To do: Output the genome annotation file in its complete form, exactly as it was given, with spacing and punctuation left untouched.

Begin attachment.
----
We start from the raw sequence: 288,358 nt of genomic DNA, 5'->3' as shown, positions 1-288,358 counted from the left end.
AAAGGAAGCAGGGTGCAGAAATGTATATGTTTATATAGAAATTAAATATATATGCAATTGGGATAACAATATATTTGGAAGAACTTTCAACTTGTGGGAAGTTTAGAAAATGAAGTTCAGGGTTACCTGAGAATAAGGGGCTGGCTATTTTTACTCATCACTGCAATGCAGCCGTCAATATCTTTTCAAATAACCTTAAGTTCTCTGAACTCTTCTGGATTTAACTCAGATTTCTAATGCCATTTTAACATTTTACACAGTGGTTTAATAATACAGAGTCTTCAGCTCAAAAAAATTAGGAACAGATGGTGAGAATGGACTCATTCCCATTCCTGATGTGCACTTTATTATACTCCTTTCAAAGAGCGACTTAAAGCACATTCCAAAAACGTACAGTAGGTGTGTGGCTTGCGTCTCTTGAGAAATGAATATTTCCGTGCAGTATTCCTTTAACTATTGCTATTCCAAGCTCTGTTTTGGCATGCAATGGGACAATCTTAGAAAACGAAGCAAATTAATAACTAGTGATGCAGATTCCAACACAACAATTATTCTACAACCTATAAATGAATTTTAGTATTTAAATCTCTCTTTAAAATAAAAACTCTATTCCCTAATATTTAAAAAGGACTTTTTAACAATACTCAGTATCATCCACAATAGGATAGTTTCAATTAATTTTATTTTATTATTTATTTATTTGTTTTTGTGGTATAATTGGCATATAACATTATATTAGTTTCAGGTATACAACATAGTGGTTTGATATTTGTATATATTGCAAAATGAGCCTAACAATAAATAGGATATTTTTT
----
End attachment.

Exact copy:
We start from the raw sequence: 288,358 nt of genomic DNA, 5'->3' as shown, positions 1-288,358 counted from the left end.
AAAGGAAGCAGGGTGCAGAAATGTATATGTTTATATAGAAATTAAATATATATGCAATTGGGATAACAATATATTTGGAAGAACTTTCAACTTGTGGGAAGTTTAGAAAATGAAGTTCAGGGTTACCTGAGAATAAGGGGCTGGCTATTTTTACTCATCACTGCAATGCAGCCGTCAATATCTTTTCAAATAACCTTAAGTTCTCTGAACTCTTCTGGATTTAACTCAGATTTCTAATGCCATTTTAACATTTTACACAGTGGTTTAATAATACAGAGTCTTCAGCTCAAAAAAATTAGGAACAGATGGTGAGAATGGACTCATTCCCATTCCTGATGTGCACTTTATTATACTCCTTTCAAAGAGCGACTTAAAGCACATTCCAAAAACGTACAGTAGGTGTGTGGCTTGCGTCTCTTGAGAAATGAATATTTCCGTGCAGTATTCCTTTAACTATTGCTATTCCAAGCTCTGTTTTGGCATGCAATGGGACAATCTTAGAAAACGAAGCAAATTAATAACTAGTGATGCAGATTCCAACACAACAATTATTCTACAACCTATAAATGAATTTTAGTATTTAAATCTCTCTTTAAAATAAAAACTCTATTCCCTAATATTTAAAAAGGACTTTTTAACAATACTCAGTATCATCCACAATAGGATAGTTTCAATTAATTTTATTTTATTATTTATTTATTTGTTTTTGTGGTATAATTGGCATATAACATTATATTAGTTTCAGGTATACAACATAGTGGTTTGATATTTGTATATATTGCAAAATGAGCCTAACAATAAATAGGATATTTTTT